Saturday, December 27, 2008
FRIED KUAY TEOW
For those of you who have read my book review post, three posts back, fried kuay teow is another dish that has been mentioned in Preeta's book Evening is the Whole Day. Like nasi lemak, fried kuay teow is yet another dish accepted wholeheartedly by all Malaysians of every race, creed and colour. And like nasi lemak too, fried kuay teow is another one of those comfort foods that every Malaysian misses, painfully, when they are away from the country.
Being a noodle dish, fried kuay teow is definitely a Chinese food that has been welcomed and consumed with open arms by the other races in Malaysia. I have yet to meet a Malaysian who will not salivate at the mention of fried kuay teow. And if such a Malaysian does exist I will pray for him/her.
There is also the Mamak (Indian Muslims in Malaysia) version of fried kuay teow which is equally equally scrumptious and which I hope to post a recipe of soon. I remember eating it as a child at the esplanade in Penang. It was served to us as we sat in the car, our appetites and the wild anticipation in our eyes dimly lit by the street lamp. The fried kuay teow came from an Indian stall that my parents were especially loyal to when it came to Mamak fried kuay teow. Just the thought of it pains me.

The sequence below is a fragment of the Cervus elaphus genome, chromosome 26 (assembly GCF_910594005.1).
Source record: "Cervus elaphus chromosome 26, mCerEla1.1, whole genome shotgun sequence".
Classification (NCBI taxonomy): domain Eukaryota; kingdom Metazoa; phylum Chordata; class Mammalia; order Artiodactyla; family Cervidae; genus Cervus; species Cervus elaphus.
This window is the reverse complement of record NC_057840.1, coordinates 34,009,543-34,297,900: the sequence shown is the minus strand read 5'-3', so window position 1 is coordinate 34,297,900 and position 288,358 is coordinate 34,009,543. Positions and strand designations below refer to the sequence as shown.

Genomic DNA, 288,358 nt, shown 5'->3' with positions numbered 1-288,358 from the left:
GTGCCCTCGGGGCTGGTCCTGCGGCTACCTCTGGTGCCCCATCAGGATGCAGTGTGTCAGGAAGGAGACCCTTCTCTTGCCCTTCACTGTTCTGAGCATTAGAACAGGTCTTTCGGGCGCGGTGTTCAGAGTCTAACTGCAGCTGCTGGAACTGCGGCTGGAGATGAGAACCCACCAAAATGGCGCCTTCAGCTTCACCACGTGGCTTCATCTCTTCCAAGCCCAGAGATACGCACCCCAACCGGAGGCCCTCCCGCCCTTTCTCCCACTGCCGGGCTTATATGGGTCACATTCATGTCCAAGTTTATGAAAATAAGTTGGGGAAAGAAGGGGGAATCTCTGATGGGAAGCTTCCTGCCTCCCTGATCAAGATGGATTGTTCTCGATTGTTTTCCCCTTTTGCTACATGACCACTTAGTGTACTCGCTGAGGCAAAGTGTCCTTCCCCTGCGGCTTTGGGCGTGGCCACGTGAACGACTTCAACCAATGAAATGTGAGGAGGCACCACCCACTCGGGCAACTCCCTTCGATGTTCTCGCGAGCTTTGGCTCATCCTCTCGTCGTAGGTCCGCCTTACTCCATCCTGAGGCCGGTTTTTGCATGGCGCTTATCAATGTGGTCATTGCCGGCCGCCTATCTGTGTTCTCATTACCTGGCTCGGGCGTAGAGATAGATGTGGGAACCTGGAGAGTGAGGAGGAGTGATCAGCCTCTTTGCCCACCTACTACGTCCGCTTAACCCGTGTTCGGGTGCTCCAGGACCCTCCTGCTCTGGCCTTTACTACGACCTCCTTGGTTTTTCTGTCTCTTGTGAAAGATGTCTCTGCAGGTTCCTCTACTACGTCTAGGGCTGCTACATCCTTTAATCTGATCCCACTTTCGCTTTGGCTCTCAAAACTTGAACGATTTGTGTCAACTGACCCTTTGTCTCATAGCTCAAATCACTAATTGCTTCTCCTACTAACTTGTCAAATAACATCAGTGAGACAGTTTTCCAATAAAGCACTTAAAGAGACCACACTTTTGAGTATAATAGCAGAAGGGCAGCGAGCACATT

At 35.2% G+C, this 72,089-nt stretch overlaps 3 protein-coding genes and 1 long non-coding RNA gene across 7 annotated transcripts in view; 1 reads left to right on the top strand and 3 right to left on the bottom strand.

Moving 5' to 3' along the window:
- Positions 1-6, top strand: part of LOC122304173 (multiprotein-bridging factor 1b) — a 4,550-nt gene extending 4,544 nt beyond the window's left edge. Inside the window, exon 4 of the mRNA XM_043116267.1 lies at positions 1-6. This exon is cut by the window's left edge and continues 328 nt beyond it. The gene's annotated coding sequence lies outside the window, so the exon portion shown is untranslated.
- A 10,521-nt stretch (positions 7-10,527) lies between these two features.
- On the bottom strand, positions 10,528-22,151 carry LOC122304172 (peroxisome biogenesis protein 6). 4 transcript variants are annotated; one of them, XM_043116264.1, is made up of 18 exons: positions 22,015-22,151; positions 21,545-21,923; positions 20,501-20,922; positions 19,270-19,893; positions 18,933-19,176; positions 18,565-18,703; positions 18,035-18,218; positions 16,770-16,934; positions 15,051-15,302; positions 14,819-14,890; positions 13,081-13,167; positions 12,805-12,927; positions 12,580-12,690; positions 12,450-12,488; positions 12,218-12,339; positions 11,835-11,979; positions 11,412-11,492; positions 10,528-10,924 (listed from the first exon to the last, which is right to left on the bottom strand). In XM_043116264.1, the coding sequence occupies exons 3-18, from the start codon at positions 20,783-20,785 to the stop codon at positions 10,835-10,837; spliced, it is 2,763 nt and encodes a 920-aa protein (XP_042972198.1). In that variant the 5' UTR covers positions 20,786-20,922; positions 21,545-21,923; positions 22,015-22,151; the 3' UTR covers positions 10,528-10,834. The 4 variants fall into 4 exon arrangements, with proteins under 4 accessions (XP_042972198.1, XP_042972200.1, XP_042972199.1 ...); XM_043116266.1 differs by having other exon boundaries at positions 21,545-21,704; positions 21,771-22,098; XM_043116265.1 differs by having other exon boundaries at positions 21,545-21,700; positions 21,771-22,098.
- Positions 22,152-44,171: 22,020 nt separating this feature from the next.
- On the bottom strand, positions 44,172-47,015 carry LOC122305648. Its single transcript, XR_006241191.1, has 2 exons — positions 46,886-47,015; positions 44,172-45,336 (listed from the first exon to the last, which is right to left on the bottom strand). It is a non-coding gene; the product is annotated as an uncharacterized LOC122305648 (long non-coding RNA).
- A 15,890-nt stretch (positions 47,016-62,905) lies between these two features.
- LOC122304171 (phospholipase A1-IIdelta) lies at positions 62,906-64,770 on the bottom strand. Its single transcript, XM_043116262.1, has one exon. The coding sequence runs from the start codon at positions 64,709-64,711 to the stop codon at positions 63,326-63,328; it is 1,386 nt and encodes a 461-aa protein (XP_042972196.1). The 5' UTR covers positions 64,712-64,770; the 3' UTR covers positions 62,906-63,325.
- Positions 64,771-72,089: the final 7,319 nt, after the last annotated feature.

But before that here is the recipe for fried kuay teow, Malaysian Chinese style.
200 gm +- fresh kuay teow
3 or 4 fresh prawns, heads and skin removed, tails left intact
some fresh cockles
50 gm bean sprouts
30 gm chives, cut into 1 inch lengths
1 pip garlic, crushed and chopped finely
1 tsp chillie paste, from ground or pounded fresh or dried chillies
1/2 tbsp thick soy sauce
1 tsp thin soy sauce
Heat a wok or pan. Pour in 1 1/2 tablespoons of cooking oil. Saute the garlic until fragrant. Add chillie paste and saute for about 15 to 20 seconds. Throw in the prawns and cockles and stir fry till prawns turn pink and cockles are cooked. Add some salt at this point. Add half of chives and bean sprouts, kuay teow, the soy sauces. Mix a little and then push to one side of the wok. Break in an egg and let the egg half set and then scramble it into the kuay teow etc. Add the rest of the vegetables and stir fry on high heat until all the ingredients are well mixed. If necessary sprinkle some water in to loosen up the noodle mixture. Adjust salt if necessary. Serve. YUM!!
TIP : Noodles are best fried in single servings to get optimum taste and flavour or at most 2 servings at a time to ensure that all ingredients are well mixed.